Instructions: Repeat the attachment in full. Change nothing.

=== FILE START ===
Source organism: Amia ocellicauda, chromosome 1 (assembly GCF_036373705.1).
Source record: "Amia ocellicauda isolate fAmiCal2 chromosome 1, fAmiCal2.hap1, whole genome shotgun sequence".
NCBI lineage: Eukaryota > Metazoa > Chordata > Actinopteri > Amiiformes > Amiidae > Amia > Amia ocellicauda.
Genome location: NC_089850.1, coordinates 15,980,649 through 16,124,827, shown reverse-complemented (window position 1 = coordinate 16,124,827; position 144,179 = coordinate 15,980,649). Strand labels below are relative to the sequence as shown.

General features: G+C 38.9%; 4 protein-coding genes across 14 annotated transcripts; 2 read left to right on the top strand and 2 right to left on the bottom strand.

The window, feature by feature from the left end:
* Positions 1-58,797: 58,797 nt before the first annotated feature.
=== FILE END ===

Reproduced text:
Source organism: Amia ocellicauda, chromosome 1 (assembly GCF_036373705.1).
Source record: "Amia ocellicauda isolate fAmiCal2 chromosome 1, fAmiCal2.hap1, whole genome shotgun sequence".
NCBI lineage: Eukaryota > Metazoa > Chordata > Actinopteri > Amiiformes > Amiidae > Amia > Amia ocellicauda.
Genome location: NC_089850.1, coordinates 15,980,649 through 16,124,827, shown reverse-complemented (window position 1 = coordinate 16,124,827; position 144,179 = coordinate 15,980,649). Strand labels below are relative to the sequence as shown.

General features: G+C 38.9%; 4 protein-coding genes across 14 annotated transcripts; 2 read left to right on the top strand and 2 right to left on the bottom strand.

The window, feature by feature from the left end:
* Positions 1-58,797: 58,797 nt before the first annotated feature.